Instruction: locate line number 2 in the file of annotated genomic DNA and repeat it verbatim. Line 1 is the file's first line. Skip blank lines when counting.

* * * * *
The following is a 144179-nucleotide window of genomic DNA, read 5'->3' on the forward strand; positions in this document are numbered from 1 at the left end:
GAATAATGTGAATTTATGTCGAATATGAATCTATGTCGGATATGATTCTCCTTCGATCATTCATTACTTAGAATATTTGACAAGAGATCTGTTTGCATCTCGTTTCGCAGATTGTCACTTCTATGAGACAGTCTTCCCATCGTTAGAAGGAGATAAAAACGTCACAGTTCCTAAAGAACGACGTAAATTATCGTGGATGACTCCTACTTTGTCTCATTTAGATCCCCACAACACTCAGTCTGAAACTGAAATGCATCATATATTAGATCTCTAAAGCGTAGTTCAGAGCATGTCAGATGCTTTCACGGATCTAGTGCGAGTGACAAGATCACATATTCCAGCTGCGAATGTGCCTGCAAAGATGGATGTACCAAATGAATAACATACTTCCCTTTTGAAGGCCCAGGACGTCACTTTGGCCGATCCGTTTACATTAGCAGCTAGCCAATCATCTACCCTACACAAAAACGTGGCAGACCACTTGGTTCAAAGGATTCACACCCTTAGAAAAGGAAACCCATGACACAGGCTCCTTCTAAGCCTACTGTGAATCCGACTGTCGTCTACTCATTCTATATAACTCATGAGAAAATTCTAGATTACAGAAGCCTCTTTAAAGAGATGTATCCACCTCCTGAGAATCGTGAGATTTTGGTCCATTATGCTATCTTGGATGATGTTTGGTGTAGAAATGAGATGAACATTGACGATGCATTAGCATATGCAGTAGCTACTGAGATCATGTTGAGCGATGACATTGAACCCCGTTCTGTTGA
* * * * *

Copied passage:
GAATAATGTGAATTTATGTCGAATATGAATCTATGTCGGATATGATTCTCCTTCGATCATTCATTACTTAGAATATTTGACAAGAGATCTGTTTGCATCTCGTTTCGCAGATTGTCACTTCTATGAGACAGTCTTCCCATCGTTAGAAGGAGATAAAAACGTCACAGTTCCTAAAGAACGACGTAAATTATCGTGGATGACTCCTACTTTGTCTCATTTAGATCCCCACAACACTCAGTCTGAAACTGAAATGCATCATATATTAGATCTCTAAAGCGTAGTTCAGAGCATGTCAGATGCTTTCACGGATCTAGTGCGAGTGACAAGATCACATATTCCAGCTGCGAATGTGCCTGCAAAGATGGATGTACCAAATGAATAACATACTTCCCTTTTGAAGGCCCAGGACGTCACTTTGGCCGATCCGTTTACATTAGCAGCTAGCCAATCATCTACCCTACACAAAAACGTGGCAGACCACTTGGTTCAAAGGATTCACACCCTTAGAAAAGGAAACCCATGACACAGGCTCCTTCTAAGCCTACTGTGAATCCGACTGTCGTCTACTCATTCTATATAACTCATGAGAAAATTCTAGATTACAGAAGCCTCTTTAAAGAGATGTATCCACCTCCTGAGAATCGTGAGATTTTGGTCCATTATGCTATCTTGGATGATGTTTGGTGTAGAAATGAGATGAACATTGACGATGCATTAGCATATGCAGTAGCTACTGAGATCATGTTGAGCGATGACATTGAACCCCGTTCTGTTGA